Dec 4th, 2008 by Kimberly Adams
“In every adversity there is an hidden seed of advantage.”
Early this morning I was up and resumed my early morning ritual of watching news programming as I prepare for the day. Unlike my first 2 days in Kenya my anxiety level was such that I felt relaxed enough to explore a bit. I decided to get the Kenyan perspective on the news. I found the above quote on TV K-24 (all Kenyan all the time). My time is Kenya has quickly taught me that the Kenyan people espouse to the philosophy inherent in the quote. They are can do sort of people who don’t let the barriers (limited supplies, shortage of health workers, etc. ) create obstacles.
For example, earlier this week we visited the Liverpool VCT. I sat in awe as the staff discussed their scope of service provision including hotlines for youth, post-rape care, programs for MSMs and prisoners, and most noteworthy: services for disabled persons. The staff were engaged, committed, and innovative in their approach. They talked of being committed to the goal of testing 80% of the Kenya population for HIV by 2010. The rate is 37% up from 14% just 2 years ago. Yeah! They spoke passionately about their services for the disabled making it clear why disabled persons may be more vulnerable to HIV. Some may say that it’s no surprise VCT has a large staff and a rather sizable budget. But I say the key is in the people. The staff’s commitment to upholding human rights principles—principles such as accessibility, respect for autonomy, justice, etc. They have invested human capital in upholding these principles.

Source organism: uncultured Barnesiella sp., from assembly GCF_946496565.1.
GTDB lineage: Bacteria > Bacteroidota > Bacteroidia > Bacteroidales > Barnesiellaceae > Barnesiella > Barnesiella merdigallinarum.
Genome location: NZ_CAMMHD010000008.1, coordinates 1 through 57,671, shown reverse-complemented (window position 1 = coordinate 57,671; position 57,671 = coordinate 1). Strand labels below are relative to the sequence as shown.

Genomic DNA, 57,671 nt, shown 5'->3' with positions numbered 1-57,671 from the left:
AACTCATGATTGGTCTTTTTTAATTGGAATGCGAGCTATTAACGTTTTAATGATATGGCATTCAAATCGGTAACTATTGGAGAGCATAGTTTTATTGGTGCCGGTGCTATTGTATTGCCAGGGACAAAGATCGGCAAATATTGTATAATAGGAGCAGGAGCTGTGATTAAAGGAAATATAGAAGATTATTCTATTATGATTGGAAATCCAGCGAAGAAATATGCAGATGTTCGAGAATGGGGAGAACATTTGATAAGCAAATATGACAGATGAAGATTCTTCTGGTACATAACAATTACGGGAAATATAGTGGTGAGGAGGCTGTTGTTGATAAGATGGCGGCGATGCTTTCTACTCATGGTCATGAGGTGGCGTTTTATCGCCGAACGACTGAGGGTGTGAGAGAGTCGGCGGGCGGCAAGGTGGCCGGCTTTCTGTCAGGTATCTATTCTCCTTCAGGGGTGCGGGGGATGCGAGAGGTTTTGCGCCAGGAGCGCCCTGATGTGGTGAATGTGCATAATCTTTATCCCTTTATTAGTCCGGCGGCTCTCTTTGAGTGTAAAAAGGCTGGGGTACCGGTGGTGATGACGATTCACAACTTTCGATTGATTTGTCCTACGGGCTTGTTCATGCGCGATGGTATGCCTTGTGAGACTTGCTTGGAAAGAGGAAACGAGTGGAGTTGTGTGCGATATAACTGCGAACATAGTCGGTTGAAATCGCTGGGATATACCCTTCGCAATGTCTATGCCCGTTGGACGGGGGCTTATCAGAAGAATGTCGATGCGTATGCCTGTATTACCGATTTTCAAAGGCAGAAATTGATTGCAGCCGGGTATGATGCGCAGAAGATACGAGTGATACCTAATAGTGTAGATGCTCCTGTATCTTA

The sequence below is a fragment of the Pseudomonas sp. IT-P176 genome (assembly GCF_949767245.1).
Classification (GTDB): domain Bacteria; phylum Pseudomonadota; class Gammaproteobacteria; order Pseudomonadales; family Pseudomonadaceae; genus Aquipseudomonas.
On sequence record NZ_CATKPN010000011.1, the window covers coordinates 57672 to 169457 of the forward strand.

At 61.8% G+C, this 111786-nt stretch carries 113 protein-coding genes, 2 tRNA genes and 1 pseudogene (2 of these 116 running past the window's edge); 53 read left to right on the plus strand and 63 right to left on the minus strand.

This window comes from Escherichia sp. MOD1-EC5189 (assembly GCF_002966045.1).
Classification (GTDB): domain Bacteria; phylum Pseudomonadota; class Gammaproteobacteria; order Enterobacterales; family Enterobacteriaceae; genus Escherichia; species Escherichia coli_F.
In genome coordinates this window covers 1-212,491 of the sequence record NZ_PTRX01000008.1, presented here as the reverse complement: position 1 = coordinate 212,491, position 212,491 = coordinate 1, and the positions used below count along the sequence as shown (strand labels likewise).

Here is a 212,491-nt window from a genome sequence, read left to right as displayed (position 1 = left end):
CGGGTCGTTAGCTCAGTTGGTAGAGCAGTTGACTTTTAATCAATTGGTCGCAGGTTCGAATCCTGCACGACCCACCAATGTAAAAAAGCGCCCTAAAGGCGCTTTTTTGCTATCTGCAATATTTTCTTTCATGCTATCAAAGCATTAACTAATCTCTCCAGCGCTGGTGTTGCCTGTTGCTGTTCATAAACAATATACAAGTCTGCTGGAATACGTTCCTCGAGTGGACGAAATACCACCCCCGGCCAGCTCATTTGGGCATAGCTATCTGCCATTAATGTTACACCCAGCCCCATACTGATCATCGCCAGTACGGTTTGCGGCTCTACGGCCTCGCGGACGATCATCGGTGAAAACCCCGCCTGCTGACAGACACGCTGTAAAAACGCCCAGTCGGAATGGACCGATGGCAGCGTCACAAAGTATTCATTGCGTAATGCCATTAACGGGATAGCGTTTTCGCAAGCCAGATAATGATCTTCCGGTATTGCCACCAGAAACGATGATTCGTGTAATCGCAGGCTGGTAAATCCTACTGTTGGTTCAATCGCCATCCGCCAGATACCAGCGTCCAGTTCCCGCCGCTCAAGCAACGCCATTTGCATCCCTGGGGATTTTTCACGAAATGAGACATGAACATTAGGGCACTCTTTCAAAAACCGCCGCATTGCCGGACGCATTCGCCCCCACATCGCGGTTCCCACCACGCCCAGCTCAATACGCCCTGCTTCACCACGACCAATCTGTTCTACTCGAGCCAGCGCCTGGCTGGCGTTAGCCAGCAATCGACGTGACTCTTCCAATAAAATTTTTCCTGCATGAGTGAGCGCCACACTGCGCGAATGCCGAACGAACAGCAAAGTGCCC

Yet they are not alone. As I observed at the HERAF conference there are many Kenyans who remain committed to health as a right. The psychiatrist who continued to put forth the need to create access to available and quality health mental health services; he continued to put forth that all important agenda. The persons living with HIV/AIDS who gave voice to their concerns about addressing confidentiality and reducing stigma and discrimination. The program director who so eloquently made the case that advancing contraceptive technology for women is essential to adequately addressing the HIV/AIDS pandemic. One nurse spoke about her stance that quality care must be provided to rural persons despite any limitation that governmental regulations and limited resources may impose. “I have to do my best. That’s why I have to prepare myself to do my best and to be my skillset. The people in my rural community must have it.” These are just a few among many who have decided to advance a human rights agenda. These folks have made “walking the talk” a personal priority despite any structural and systemic barriers that may exist in the current health care system.
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